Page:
Conflict Minerals: Supplier Prioritization and Data Validation

The following post is based on material contained in the MetalMiner report (available for free download): Conflict Minerals: Building Responsible Manufacturing Supply Chains. Join MetalMiner and Spend Matters for the Conflict Minerals EDGE event taking place on May 6th in Chicago.



Supplier Prioritization

The OECD Cycle 3 Final Report states that “the majority of companies developed supplier priority levels based on 3T content in products... communicating with a sub-set of Tier 1 suppliers that provide parts with highest content of 3TG in the first phase of due diligence. Many of these companies plan to reach all suppliers of 3TG materials in subsequent phases” (Page 31). Other possible criteria include criticality of product/supplier; number of suppliers/products; dollar value of supply contract or product revenue; amount of available information on suppliers/products; and information on whether the supplier is participating in industry initiatives or is required by its customer base to address conflict minerals.

Key Point: A common supplier prioritization criterion is the amount of 3TG contained in the suppliers’ products.

Supplier Data Validation

“Validating supplier responses to ensure reliable data about smelters is being passed through the supply chain remains a big challenge. The majority of participants conducting supplier surveys validate responses manually and have difficulty verifying information beyond template completeness. They have reported limitations to checking information accuracy. Participants are specifically using the Conflict Minerals Reporting Template and Dashboard to collect data from their suppliers and to verify the smelter names against the Conflict Free Smelter Program and/or the ‘known smelter list’ that is now provided through the Template. They are also applying industry and technical knowledge and using common sense to validate responses” (Page 36).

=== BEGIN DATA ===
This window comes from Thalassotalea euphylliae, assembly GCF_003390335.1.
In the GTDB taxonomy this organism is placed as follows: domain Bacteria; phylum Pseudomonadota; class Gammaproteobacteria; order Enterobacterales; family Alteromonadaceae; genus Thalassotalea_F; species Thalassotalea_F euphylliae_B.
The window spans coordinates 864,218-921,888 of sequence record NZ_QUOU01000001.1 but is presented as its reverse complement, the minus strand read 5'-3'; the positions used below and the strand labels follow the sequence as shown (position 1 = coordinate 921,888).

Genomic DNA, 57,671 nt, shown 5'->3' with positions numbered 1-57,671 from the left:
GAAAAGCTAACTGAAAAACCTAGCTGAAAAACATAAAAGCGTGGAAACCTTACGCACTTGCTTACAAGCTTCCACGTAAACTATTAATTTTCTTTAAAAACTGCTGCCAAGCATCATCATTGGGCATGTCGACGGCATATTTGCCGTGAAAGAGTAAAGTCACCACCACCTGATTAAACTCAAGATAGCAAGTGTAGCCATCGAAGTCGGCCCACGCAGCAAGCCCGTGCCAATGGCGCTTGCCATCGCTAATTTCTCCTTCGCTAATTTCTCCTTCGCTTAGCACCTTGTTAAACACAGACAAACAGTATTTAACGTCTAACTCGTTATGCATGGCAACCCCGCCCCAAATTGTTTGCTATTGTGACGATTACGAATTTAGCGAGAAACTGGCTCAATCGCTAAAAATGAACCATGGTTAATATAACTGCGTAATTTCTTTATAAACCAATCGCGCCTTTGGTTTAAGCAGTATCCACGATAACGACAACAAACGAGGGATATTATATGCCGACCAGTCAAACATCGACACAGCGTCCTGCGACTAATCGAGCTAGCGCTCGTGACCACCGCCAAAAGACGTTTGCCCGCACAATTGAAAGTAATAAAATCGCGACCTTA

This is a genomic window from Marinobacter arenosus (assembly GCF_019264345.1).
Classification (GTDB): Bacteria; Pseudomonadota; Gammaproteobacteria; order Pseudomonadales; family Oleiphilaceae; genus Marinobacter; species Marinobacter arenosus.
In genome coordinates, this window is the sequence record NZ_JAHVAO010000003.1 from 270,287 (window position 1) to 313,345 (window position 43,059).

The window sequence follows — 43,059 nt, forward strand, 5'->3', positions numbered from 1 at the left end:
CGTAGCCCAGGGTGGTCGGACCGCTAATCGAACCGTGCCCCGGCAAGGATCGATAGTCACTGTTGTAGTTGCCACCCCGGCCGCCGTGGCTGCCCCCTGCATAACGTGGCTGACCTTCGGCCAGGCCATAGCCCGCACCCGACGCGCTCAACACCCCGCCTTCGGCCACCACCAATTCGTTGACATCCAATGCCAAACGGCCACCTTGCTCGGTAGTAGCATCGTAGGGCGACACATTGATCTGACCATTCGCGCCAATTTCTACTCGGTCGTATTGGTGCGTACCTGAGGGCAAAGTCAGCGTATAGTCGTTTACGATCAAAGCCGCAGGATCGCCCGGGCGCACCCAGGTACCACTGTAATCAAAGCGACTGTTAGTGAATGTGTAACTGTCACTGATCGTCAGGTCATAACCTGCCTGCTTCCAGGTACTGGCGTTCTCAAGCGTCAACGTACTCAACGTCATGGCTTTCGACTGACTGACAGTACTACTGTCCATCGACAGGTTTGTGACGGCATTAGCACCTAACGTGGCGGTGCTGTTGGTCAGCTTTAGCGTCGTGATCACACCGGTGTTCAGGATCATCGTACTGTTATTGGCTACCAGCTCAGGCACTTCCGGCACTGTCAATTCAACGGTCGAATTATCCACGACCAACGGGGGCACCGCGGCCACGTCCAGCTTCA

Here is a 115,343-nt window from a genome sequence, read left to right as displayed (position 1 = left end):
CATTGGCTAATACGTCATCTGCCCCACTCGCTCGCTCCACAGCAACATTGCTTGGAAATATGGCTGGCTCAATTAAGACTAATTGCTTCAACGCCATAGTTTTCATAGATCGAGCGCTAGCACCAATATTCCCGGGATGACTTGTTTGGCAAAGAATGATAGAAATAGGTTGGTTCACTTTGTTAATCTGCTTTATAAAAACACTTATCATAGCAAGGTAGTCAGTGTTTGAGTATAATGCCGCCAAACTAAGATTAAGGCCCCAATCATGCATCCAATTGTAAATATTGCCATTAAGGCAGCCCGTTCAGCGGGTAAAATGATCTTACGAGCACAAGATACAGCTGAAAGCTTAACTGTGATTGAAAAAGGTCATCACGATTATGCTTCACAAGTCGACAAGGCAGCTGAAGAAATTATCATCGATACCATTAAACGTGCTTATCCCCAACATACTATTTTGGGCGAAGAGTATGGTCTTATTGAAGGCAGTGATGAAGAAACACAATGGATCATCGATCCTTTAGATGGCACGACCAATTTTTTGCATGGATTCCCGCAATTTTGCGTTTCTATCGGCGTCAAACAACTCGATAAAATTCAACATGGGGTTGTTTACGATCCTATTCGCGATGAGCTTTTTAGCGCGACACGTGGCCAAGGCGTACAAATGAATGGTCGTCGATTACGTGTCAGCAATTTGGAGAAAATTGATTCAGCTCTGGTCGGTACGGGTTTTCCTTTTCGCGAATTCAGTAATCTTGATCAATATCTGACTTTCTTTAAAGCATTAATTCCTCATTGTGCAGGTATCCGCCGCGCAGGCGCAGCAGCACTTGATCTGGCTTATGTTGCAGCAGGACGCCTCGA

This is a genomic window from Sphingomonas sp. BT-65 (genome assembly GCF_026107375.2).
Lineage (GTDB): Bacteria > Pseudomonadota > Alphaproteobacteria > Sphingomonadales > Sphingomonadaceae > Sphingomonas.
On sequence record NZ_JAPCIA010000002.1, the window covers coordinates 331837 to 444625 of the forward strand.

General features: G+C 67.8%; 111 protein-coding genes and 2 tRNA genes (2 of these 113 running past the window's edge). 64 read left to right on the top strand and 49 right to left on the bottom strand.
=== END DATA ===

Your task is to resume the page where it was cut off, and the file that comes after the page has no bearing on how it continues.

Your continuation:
Key Point: Information from suppliers has been of inconsistent quality and can require significant effort to validate. Suppliers should work to improve the quality of the information submitted, and users of that information should validate incoming data.

Curious to learn from experts and exchange pragmatic practices with industry colleagues that are also tasked with Conflict Minerals compliance? Join MetalMiner and Spend Matters for the Conflict Minerals Edge event taking place on May 6th in Chicago.

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